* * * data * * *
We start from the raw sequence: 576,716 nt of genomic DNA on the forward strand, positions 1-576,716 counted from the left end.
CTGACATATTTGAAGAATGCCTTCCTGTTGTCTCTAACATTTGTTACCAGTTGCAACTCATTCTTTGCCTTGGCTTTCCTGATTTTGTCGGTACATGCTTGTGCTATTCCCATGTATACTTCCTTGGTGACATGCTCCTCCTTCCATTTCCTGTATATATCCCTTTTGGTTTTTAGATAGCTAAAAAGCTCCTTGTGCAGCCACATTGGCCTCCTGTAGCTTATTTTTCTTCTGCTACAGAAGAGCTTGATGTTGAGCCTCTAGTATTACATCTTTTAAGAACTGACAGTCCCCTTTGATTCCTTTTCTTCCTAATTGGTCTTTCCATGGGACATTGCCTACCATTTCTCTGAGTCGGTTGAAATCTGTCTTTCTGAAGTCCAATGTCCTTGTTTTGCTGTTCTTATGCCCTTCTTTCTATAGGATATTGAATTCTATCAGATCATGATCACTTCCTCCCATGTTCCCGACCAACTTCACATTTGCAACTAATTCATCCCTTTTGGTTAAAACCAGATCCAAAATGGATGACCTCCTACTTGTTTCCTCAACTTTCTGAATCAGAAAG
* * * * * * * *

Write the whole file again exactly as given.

We start from the raw sequence: 576,716 nt of genomic DNA on the forward strand, positions 1-576,716 counted from the left end.
CTGACATATTTGAAGAATGCCTTCCTGTTGTCTCTAACATTTGTTACCAGTTGCAACTCATTCTTTGCCTTGGCTTTCCTGATTTTGTCGGTACATGCTTGTGCTATTCCCATGTATACTTCCTTGGTGACATGCTCCTCCTTCCATTTCCTGTATATATCCCTTTTGGTTTTTAGATAGCTAAAAAGCTCCTTGTGCAGCCACATTGGCCTCCTGTAGCTTATTTTTCTTCTGCTACAGAAGAGCTTGATGTTGAGCCTCTAGTATTACATCTTTTAAGAACTGACAGTCCCCTTTGATTCCTTTTCTTCCTAATTGGTCTTTCCATGGGACATTGCCTACCATTTCTCTGAGTCGGTTGAAATCTGTCTTTCTGAAGTCCAATGTCCTTGTTTTGCTGTTCTTATGCCCTTCTTTCTATAGGATATTGAATTCTATCAGATCATGATCACTTCCTCCCATGTTCCCGACCAACTTCACATTTGCAACTAATTCATCCCTTTTGGTTAAAACCAGATCCAAAATGGATGACCTCCTACTTGTTTCCTCAACTTTCTGAATCAGAAAG